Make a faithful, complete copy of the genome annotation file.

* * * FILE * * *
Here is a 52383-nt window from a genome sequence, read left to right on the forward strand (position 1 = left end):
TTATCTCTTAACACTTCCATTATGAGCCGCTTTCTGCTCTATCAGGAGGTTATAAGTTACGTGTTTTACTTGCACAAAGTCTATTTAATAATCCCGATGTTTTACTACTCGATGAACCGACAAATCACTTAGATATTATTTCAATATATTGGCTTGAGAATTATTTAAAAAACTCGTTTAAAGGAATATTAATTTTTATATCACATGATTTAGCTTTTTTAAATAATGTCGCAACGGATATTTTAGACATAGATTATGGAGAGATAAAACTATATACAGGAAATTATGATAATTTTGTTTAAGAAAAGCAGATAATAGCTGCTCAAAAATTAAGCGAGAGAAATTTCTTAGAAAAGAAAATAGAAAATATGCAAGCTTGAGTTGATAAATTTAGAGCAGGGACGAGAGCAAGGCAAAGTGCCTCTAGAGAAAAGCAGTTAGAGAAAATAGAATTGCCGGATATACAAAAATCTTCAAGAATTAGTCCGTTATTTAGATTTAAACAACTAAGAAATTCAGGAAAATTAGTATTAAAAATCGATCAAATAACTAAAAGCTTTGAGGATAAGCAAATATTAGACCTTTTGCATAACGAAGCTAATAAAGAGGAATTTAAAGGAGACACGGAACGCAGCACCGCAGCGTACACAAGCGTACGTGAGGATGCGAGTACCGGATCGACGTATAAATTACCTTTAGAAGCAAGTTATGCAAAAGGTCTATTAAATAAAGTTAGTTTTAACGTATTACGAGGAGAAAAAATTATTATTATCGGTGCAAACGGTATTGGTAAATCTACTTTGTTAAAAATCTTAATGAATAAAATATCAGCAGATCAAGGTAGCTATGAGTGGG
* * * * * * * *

Here is a 52383-nt window from a genome sequence, read left to right on the forward strand (position 1 = left end):
TTATCTCTTAACACTTCCATTATGAGCCGCTTTCTGCTCTATCAGGAGGTTATAAGTTACGTGTTTTACTTGCACAAAGTCTATTTAATAATCCCGATGTTTTACTACTCGATGAACCGACAAATCACTTAGATATTATTTCAATATATTGGCTTGAGAATTATTTAAAAAACTCGTTTAAAGGAATATTAATTTTTATATCACATGATTTAGCTTTTTTAAATAATGTCGCAACGGATATTTTAGACATAGATTATGGAGAGATAAAACTATATACAGGAAATTATGATAATTTTGTTTAAGAAAAGCAGATAATAGCTGCTCAAAAATTAAGCGAGAGAAATTTCTTAGAAAAGAAAATAGAAAATATGCAAGCTTGAGTTGATAAATTTAGAGCAGGGACGAGAGCAAGGCAAAGTGCCTCTAGAGAAAAGCAGTTAGAGAAAATAGAATTGCCGGATATACAAAAATCTTCAAGAATTAGTCCGTTATTTAGATTTAAACAACTAAGAAATTCAGGAAAATTAGTATTAAAAATCGATCAAATAACTAAAAGCTTTGAGGATAAGCAAATATTAGACCTTTTGCATAACGAAGCTAATAAAGAGGAATTTAAAGGAGACACGGAACGCAGCACCGCAGCGTACACAAGCGTACGTGAGGATGCGAGTACCGGATCGACGTATAAATTACCTTTAGAAGCAAGTTATGCAAAAGGTCTATTAAATAAAGTTAGTTTTAACGTATTACGAGGAGAAAAAATTATTATTATCGGTGCAAACGGTATTGGTAAATCTACTTTGTTAAAAATCTTAATGAATAAAATATCAGCAGATCAAGGTAGCTATGAGTGGG